Most often when design professional think about creating solutions that help improve the intended environment’s energy efficiency or work to reduce the overall carbon footprint of a space it is often just the immediate cause and reaction that is considered — if I use this product or solution than I reduce emissions by “X” amount. In the Information Communications Technology world we have the opportunity to go beyond that immediacy and look at the lifecycle of the technology as a whole.
As I have written about many times before, electronic waste, or e-waste, is an ever expanding world problem and often times it is a team effort to combat. That team includes the technology systems designer, the integrator, and the owner/operator who can work together to create a solid cradle-to-grave plan for the technology systems implemented into a project. The STEP rating system included a pathway to accomplish this. Work was even being done to have a STEP rating for manufacturers and their products. Unfortunately this process is (hopefully) temporarily on hiatus.
Fortunately there is an organization that can help in the process. The Cradle to Cradle Products Innovation Institute (c2cPII). administers the Cradle to Cradle Certified Product Standard which has been around since 2010. The process came out of research and publications by William McDonough and Dr. Michael Braungart who in 1992 wrote The Hanover Principles: Design for Sustainability and Cradle to Cradle: Remaking the Way We Make Things published in 2002. This helped them create the framework for the Cradle to Cradle Certified Products Program.
The Cradle to Cradle Certified Product Standard gives designers and consumers an opportunity to select products that are verified by c2cPII to incorporate into their projects and environments. The process for manufacturers and industrial designers includes a vetting process that looks at five quality categories which include material health, material re-utilization, renewable energy and carbon management, water stewardship and social fairness. After an assessment and plan of action the product receives a level for each of the five categories ranging from Basic to Platinum with the overall rating being equal to the lowest rating in each of the categories. The product evaluation is performed by qualified independent organization trained by the institute and then the findings are reviewed by c2cPII who issues the final determination of whether the product meets the Standard requirements. Additionally the certification is reviewed every two years and the manufacturer must demonstrate a good-faith effort to improve their products to be recertified.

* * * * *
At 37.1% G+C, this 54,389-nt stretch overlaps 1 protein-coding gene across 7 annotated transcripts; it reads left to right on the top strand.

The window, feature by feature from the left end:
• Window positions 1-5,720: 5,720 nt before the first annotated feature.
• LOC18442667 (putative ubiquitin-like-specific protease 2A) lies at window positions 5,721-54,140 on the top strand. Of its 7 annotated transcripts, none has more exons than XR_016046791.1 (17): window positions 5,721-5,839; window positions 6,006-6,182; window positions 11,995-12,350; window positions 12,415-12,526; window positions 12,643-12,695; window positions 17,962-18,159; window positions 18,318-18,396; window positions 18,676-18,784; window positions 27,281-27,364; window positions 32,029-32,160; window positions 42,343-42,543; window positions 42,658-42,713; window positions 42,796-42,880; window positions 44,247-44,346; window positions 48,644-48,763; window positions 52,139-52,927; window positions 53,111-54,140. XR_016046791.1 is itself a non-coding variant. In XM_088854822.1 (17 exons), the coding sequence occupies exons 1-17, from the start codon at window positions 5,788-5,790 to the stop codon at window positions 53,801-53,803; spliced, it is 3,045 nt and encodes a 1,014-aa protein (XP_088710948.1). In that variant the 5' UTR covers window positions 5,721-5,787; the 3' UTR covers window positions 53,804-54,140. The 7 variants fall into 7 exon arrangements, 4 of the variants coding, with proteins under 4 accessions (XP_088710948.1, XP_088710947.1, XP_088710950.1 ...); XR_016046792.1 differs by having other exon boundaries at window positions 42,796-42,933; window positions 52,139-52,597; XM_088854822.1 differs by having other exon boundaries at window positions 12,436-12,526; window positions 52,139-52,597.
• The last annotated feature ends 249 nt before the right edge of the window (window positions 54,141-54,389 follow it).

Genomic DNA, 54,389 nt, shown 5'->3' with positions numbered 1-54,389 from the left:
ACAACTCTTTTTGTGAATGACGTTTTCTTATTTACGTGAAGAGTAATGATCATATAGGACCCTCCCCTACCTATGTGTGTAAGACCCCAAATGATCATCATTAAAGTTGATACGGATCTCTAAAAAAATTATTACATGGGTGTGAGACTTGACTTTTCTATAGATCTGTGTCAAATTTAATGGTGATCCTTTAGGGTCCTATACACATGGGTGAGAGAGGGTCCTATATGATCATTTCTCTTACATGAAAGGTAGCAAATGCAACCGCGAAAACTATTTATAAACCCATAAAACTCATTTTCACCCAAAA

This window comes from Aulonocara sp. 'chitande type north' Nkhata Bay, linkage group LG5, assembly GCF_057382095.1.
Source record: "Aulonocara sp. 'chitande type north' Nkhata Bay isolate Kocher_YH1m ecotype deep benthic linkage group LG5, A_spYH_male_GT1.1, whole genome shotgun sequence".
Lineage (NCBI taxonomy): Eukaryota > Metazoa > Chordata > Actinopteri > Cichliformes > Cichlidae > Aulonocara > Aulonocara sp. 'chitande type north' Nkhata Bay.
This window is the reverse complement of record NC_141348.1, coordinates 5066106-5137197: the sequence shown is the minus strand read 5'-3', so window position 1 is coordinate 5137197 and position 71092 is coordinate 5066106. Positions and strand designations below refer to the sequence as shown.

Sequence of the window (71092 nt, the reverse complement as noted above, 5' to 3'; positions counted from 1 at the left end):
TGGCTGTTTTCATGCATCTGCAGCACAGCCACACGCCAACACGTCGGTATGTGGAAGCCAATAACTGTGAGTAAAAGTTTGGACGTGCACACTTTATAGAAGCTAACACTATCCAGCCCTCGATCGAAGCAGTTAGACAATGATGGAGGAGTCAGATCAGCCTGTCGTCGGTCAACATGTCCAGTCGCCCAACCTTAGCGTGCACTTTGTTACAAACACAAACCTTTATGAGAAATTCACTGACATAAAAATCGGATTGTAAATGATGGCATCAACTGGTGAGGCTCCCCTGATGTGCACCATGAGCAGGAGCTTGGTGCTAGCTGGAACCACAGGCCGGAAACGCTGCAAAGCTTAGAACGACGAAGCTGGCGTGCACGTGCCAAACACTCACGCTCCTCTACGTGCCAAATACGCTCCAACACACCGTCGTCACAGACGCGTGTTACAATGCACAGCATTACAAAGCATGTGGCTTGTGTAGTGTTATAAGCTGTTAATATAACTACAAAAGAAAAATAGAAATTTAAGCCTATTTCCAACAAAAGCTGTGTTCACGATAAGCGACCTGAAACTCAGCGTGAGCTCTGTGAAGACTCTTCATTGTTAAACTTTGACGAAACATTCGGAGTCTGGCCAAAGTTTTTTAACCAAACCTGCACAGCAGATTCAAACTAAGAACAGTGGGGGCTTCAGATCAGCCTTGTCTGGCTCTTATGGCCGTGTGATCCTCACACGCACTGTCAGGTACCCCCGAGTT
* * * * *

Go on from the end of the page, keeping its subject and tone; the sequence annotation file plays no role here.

Quite often current manufacturers in the ICT community are already doing many of these things without the certification. Unfortunately there are also those who claim to be but are not really following a prescribed program that can be verified by a third party. Our industry is already accustomed to this type of process when complying with Underwriters Laboratories compliance or RoHS. As these certifications provide a level of confidence around specific aspects of product’s compliance with standards and regulations, the c2cPII program adds another level of green certification that can help to push a product into the forefront of a design teams design choice when they are looking to achieve their client’s goals of sustainability.
In looking deeper into the five quality categories it becomes pretty clear that the process is achievable and fair to manufacturers and consumers alike. Material Health looks at the actual materials and chemicals that are used in the manufacturing of goods and products and seeks ways to prevent likely exposure of humans and the environment not only during manufacturing but during ownership and eventual end-of-life. Materials Reutilization examines how products and processes can be developed in ways where everything from manufacture waste to reuse of the product as a whole or at the component level can be recycled, upcycled, ore safely returned to nature. Renewable Energy & Carbon management focuses on incorporating clean renewable energy into the manufacturing process and even the operation of the product. Water Stewardship takes into account water usage during manufacturing and its impact on the local environment in addition to any process involved with the deconstruction of the product at end-of-life. Lastly, Social Fairness assesses the commitment to honoring all people and natural resources regardless of location or geography in the creation, use, and disposal of the product. Basically — don’t ship your e-waste to third world country to be disassembled in an unenvironmentally sound way so the pollution doesn’t affect your local geography.
I would urge ICT industry manufacturers that have not explored this certification to look at the impact it will have on their core business as the built environment where the ICT systems live is ever increasingly more critical of how products impact the natural resources we share and live in.